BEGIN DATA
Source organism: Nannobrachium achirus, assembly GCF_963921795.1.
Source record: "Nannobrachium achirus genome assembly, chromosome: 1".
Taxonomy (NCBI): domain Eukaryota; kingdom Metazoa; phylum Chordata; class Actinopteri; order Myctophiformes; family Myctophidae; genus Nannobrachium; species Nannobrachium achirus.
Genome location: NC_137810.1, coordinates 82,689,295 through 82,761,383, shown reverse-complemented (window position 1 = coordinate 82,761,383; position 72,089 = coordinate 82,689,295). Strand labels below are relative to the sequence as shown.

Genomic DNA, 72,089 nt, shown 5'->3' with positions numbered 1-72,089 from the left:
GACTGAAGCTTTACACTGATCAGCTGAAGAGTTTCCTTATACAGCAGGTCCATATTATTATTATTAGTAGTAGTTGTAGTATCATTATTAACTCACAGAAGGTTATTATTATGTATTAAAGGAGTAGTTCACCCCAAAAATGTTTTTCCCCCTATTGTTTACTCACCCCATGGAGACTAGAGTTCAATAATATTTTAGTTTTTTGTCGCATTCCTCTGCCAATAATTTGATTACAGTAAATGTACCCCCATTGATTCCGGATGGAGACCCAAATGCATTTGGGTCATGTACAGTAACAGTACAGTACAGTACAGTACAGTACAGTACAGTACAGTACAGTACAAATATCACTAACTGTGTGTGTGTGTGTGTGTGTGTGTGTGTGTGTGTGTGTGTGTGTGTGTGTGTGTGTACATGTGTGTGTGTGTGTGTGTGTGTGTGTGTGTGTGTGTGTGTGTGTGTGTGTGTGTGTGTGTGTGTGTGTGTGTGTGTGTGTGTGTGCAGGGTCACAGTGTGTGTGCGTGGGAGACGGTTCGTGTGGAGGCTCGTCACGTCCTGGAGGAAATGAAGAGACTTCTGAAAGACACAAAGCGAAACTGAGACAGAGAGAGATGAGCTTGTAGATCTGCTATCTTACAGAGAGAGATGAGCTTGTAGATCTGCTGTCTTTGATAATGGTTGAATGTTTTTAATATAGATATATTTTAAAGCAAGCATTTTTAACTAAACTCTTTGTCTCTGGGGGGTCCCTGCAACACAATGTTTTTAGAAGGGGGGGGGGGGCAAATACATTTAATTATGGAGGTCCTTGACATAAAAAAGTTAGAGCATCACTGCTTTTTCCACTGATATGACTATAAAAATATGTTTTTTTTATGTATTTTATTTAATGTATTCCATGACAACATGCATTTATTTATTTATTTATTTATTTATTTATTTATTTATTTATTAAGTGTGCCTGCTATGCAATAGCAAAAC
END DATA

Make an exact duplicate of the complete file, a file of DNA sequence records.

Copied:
Source organism: Nannobrachium achirus, assembly GCF_963921795.1.
Source record: "Nannobrachium achirus genome assembly, chromosome: 1".
Taxonomy (NCBI): domain Eukaryota; kingdom Metazoa; phylum Chordata; class Actinopteri; order Myctophiformes; family Myctophidae; genus Nannobrachium; species Nannobrachium achirus.
Genome location: NC_137810.1, coordinates 82,689,295 through 82,761,383, shown reverse-complemented (window position 1 = coordinate 82,761,383; position 72,089 = coordinate 82,689,295). Strand labels below are relative to the sequence as shown.

Genomic DNA, 72,089 nt, shown 5'->3' with positions numbered 1-72,089 from the left:
GACTGAAGCTTTACACTGATCAGCTGAAGAGTTTCCTTATACAGCAGGTCCATATTATTATTATTAGTAGTAGTTGTAGTATCATTATTAACTCACAGAAGGTTATTATTATGTATTAAAGGAGTAGTTCACCCCAAAAATGTTTTTCCCCCTATTGTTTACTCACCCCATGGAGACTAGAGTTCAATAATATTTTAGTTTTTTGTCGCATTCCTCTGCCAATAATTTGATTACAGTAAATGTACCCCCATTGATTCCGGATGGAGACCCAAATGCATTTGGGTCATGTACAGTAACAGTACAGTACAGTACAGTACAGTACAGTACAGTACAGTACAGTACAAATATCACTAACTGTGTGTGTGTGTGTGTGTGTGTGTGTGTGTGTGTGTGTGTGTGTGTGTGTGTGTGTACATGTGTGTGTGTGTGTGTGTGTGTGTGTGTGTGTGTGTGTGTGTGTGTGTGTGTGTGTGTGTGTGTGTGTGTGTGTGTGTGTGTGTGCAGGGTCACAGTGTGTGTGCGTGGGAGACGGTTCGTGTGGAGGCTCGTCACGTCCTGGAGGAAATGAAGAGACTTCTGAAAGACACAAAGCGAAACTGAGACAGAGAGAGATGAGCTTGTAGATCTGCTATCTTACAGAGAGAGATGAGCTTGTAGATCTGCTGTCTTTGATAATGGTTGAATGTTTTTAATATAGATATATTTTAAAGCAAGCATTTTTAACTAAACTCTTTGTCTCTGGGGGGTCCCTGCAACACAATGTTTTTAGAAGGGGGGGGGGGGCAAATACATTTAATTATGGAGGTCCTTGACATAAAAAAGTTAGAGCATCACTGCTTTTTCCACTGATATGACTATAAAAATATGTTTTTTTTATGTATTTTATTTAATGTATTCCATGACAACATGCATTTATTTATTTATTTATTTATTTATTTATTTATTTATTTATTAAGTGTGCCTGCTATGCAATAGCAAAAC